How Adrian Rosebrock used Drip to Overfund His Kickstarter by $32,500


This is a case study on how one of our customers, Adrian Rosebrock of PyImageSearch, uses Drip to increase profits with email marketing.

In this post, Adrian shares how Drip played a crucial role in making his Kickstarter campaign successful.

Hi, my name is Adrian Rosebrock. I run, a blog dedicated to teaching developers, programmers, and students computer vision. Computer vision is a field of study that includes methods for acquiring, processing, and interpreting the contents of an image.

One of my products is a course called PyImageSearch Gurus. You may have read about my specific Drip setup in this customer success story.

But what you may not know is that I funded this course (and validated the idea) using Kickstarter.

When I launched this Kickstarter in January of 2015 I was asking for $2,500. I raised all of it in less than 30 minutes. By the end of Day #1 I had raised over $8,000. And when the Kickstarter closed in mid-February, the total funds raised was sitting at $35,000.

Email marketing, and Drip specifically, played a critical role in the success of this campaign.

As the Kickstarter launch date was approaching in mid-January 2015, I started sending emails to my readers showing what they were going to learn in my course.

These weren’t promotional emails. And they weren’t direct sales emails either.

They were simply educational, laying out the facts, and saying “Hey, if you’re interested in taking the next steps with computer vision, I’m launching this Kickstarter — it would be awesome if you would join me in backing the project.”

While I don’t have any real numbers to back this up, I often hear in my own micropreneur circles that founders only send out 2 emails prior to their product launch. The first email normally goes out 1 week before the big launch, announcing the product launch date and instructing readers to keep an eye on their inbox. A second email will normally go out the day before the launch, normally as a reminder. And then we have the launch day email itself.

And I think following this template is a huge mistake.

Only sending 2 emails to promote your launch is far too low. There is only so much you can (reasonably) say in 2 emails. And perhaps more importantly, you have no real chance to build urgency.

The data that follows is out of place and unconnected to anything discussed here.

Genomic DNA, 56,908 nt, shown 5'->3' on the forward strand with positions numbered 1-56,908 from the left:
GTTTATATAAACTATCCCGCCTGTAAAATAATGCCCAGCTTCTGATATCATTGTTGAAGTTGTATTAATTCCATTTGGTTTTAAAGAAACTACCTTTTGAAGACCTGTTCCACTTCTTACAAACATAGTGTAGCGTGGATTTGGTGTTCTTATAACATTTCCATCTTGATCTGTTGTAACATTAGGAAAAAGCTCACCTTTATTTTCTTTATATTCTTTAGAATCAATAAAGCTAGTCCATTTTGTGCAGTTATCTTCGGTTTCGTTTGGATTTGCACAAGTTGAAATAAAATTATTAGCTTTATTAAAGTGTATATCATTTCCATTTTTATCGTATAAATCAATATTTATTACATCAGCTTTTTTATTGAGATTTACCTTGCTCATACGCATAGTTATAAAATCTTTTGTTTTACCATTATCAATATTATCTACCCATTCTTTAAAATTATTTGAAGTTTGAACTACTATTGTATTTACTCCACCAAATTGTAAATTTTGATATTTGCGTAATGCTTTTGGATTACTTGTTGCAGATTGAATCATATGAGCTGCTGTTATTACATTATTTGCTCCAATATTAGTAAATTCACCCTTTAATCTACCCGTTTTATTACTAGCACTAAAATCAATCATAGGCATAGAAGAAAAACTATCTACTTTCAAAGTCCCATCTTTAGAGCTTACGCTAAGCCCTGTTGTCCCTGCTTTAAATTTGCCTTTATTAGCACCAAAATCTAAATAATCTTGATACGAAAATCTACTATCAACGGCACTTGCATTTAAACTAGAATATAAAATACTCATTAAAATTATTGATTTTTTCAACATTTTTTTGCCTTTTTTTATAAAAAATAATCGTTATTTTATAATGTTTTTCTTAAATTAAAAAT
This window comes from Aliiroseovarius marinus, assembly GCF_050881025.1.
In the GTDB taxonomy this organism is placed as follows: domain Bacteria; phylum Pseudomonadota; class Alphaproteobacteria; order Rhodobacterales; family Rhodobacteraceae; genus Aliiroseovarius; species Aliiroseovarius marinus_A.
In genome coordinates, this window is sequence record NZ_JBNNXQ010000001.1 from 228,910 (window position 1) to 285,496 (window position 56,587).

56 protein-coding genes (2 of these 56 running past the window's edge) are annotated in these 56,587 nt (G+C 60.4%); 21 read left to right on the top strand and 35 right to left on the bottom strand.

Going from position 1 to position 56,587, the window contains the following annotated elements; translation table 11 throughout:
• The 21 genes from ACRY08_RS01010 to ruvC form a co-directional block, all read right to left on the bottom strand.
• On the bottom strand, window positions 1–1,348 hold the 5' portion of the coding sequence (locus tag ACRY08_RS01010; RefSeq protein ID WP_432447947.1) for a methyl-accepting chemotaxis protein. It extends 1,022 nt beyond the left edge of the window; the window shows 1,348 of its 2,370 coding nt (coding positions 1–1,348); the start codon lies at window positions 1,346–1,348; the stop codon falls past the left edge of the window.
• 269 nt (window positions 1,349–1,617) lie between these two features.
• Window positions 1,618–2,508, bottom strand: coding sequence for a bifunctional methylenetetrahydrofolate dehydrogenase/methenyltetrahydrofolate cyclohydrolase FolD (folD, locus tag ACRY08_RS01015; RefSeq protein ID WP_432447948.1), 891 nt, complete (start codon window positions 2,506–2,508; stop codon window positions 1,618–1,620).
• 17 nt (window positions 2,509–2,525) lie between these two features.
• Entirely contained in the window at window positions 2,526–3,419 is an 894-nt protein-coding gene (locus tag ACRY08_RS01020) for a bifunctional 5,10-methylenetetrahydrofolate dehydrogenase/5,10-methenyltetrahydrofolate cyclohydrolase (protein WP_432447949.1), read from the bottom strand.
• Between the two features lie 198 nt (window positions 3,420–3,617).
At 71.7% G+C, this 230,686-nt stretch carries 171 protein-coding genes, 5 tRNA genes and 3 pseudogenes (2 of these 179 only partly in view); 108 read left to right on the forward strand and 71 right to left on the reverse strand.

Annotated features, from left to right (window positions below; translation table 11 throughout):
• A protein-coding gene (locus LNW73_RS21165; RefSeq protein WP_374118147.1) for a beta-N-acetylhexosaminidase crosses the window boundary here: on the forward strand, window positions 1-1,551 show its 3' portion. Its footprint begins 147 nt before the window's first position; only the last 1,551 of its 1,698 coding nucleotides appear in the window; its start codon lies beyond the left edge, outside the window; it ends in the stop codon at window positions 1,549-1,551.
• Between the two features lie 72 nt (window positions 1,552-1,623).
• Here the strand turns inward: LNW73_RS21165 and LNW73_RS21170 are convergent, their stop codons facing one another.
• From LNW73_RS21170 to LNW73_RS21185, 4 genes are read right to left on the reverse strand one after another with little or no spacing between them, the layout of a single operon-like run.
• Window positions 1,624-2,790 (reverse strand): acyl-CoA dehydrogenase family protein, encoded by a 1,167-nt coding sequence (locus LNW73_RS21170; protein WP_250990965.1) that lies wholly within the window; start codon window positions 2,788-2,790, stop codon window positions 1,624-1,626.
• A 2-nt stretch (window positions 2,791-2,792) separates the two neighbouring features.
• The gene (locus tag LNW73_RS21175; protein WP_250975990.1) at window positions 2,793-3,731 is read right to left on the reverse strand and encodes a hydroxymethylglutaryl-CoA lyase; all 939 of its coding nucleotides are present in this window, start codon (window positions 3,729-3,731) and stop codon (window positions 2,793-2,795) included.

When I launched my Kickstarter campaign, I decided to send 5 emails with a final launch email at the end of it using the following campaign structure:

  • Jan. 7 2015 – Launch Day Announcement: This was the first email I sent out. It was short. To the point. And included a bulleted list of what PyImageSearch Gurus was. More importantly, I also provided a second bulleted list that detailed the email sneak previews I would be giving readers over the next 7 days — that way readers had a heads up as to what was coming. This helped build urgency that PyImageSearch Gurus was a big deal.
  • Jan. 8 2015 – Sneak Preview: The very next day I sent out the sneak preview of the PyImageSearch Gurus course. Again, this email was also very short. I simply provided a screenshot and a link to the PyImageSearch Gurus Kickstarter video (which is about 1 minute in length), along with a bulleted list of the topics I was demoing in the video. Finally, I wrapped up the email by mentioning that the next day they would receive an email with the big list of topics to be covered inside the course. I had given hints and short demos as to what would be covered in the course in the previous two emails — but nothing beats having the big list to look over.
  • Jan. 9 2015 – The Big List: You can’t have a book without a Table of Contents. And you can’t have a course without a syllabus. This was a long, long email that detailed what I would be covering inside the course. Everyone loved this email and I got a huge response rate from it — people were clearly interested in participating in the course…they just wanted to know the price. Which brings me to my next email…